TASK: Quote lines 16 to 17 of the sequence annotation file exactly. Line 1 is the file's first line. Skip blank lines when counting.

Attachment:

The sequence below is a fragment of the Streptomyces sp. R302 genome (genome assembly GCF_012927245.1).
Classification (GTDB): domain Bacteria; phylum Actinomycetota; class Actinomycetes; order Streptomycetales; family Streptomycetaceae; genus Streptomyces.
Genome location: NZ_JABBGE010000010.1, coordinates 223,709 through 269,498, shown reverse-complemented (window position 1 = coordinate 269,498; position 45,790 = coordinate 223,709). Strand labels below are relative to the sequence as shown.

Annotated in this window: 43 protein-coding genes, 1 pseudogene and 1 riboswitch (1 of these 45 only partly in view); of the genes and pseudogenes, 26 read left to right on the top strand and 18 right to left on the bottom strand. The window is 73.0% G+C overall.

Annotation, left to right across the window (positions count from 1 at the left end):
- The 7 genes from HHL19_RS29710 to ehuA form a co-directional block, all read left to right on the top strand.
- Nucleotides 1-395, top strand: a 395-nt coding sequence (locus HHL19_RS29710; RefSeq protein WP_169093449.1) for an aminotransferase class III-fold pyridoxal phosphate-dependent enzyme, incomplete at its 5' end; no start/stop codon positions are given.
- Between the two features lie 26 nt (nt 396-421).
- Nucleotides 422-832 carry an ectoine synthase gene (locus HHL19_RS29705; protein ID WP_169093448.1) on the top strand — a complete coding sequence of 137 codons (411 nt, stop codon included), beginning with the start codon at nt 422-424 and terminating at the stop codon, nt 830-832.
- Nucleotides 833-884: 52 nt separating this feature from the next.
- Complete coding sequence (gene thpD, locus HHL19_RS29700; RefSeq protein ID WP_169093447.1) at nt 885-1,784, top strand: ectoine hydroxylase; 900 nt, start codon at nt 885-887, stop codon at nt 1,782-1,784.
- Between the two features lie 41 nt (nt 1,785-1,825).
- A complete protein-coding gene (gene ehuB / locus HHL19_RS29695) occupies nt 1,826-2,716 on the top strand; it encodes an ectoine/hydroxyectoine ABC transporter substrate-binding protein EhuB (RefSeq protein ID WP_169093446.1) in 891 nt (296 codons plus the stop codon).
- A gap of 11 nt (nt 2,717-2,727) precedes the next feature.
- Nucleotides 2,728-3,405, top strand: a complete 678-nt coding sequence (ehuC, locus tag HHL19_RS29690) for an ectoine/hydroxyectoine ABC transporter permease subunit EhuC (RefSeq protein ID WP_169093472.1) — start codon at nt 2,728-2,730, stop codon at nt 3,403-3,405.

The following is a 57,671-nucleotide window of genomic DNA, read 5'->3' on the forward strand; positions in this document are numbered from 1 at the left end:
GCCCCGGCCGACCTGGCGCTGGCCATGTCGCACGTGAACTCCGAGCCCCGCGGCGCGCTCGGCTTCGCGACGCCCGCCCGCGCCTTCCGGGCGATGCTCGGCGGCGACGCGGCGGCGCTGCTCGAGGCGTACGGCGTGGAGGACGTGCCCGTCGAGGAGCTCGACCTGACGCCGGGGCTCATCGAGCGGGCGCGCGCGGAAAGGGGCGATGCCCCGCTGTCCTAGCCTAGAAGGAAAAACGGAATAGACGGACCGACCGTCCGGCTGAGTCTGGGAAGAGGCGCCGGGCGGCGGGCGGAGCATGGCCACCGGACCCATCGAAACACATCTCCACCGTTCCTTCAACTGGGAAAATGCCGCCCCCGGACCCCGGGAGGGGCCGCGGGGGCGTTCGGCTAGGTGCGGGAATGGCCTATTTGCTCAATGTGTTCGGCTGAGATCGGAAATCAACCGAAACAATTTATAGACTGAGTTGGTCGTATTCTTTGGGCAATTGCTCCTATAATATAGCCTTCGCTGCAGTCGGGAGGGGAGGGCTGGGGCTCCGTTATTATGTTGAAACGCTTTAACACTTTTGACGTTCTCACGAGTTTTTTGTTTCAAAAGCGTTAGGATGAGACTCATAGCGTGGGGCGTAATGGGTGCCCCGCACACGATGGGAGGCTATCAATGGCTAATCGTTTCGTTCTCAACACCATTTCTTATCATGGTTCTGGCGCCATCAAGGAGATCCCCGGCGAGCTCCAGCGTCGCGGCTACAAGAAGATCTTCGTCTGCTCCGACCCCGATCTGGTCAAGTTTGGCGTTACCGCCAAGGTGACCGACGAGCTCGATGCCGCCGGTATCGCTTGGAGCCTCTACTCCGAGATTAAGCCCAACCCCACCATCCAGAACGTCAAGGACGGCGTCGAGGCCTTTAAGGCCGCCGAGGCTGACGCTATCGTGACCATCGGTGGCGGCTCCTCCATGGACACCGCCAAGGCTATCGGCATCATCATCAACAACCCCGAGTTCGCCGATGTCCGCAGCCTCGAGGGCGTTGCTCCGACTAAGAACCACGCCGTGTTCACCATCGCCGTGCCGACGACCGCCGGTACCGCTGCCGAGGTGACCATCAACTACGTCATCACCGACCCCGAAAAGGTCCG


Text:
The following is a 57,671-nucleotide window of genomic DNA, read 5'->3' on the forward strand; positions in this document are numbered from 1 at the left end:
GCCCCGGCCGACCTGGCGCTGGCCATGTCGCACGTGAACTCCGAGCCCCGCGGCGCGCTCGGCTTCGCGACGCCCGCCCGCGCCTTCCGGGCGATGCTCGGCGGCGACGCGGCGGCGCTGCTCGAGGCGTACGGCGTGGAGGACGTGCCCGTCGAGGAGCTCGACCTGACGCCGGGGCTCATCGAGCGGGCGCGCGCGGAAAGGGGCGATGCCCCGCTGTCCTAGCCTAGAAGGAAAAACGGAATAGACGGACCGACCGTCCGGCTGAGTCTGGGAAGAGGCGCCGGGCGGCGGGCGGAGCATGGCCACCGGACCCATCGAAACACATCTCCACCGTTCCTTCAACTGGGAAAATGCCGCCCCCGGACCCCGGGAGGGGCCGCGGGGGCGTTCGGCTAGGTGCGGGAATGGCCTATTTGCTCAATGTGTTCGGCTGAGATCGGAAATCAACCGAAACAATTTATAGACTGAGTTGGTCGTATTCTTTGGGCAATTGCTCCTATAATATAGCCTTCGCTGCAGTCGGGAGGGGAGGGCTGGGGCTCCGTTATTATGTTGAAACGCTTTAACACTTTTGACGTTCTCACGAGTTTTTTGTTTCAAAAGCGTTAGGATGAGACTCATAGCGTGGGGCGTAATGGGTGCCCCGCACACGATGGGAGGCTATCAATGGCTAATCGTTTCGTTCTCAACACCATTTCTTATCATGGTTCTGGCGCCATCAAGGAGATCCCCGGCGAGCTCCAGCGTCGCGGCTACAAGAAGATCTTCGTCTGCTCCGACCCCGATCTGGTCAAGTTTGGCGTTACCGCCAAGGTGACCGACGAGCTCGATGCCGCCGGTATCGCTTGGAGCCTCTACTCCGAGATTAAGCCCAACCCCACCATCCAGAACGTCAAGGACGGCGTCGAGGCCTTTAAGGCCGCCGAGGCTGACGCTATCGTGACCATCGGTGGCGGCTCCTCCATGGACACCGCCAAGGCTATCGGCATCATCATCAACAACCCCGAGTTCGCCGATGTCCGCAGCCTCGAGGGCGTTGCTCCGACTAAGAACCACGCCGTGTTCACCATCGCCGTGCCGACGACCGCCGGTACCGCTGCCGAGGTGACCATCAACTACGTCATCACCGACCCCGAAAAGGTCCG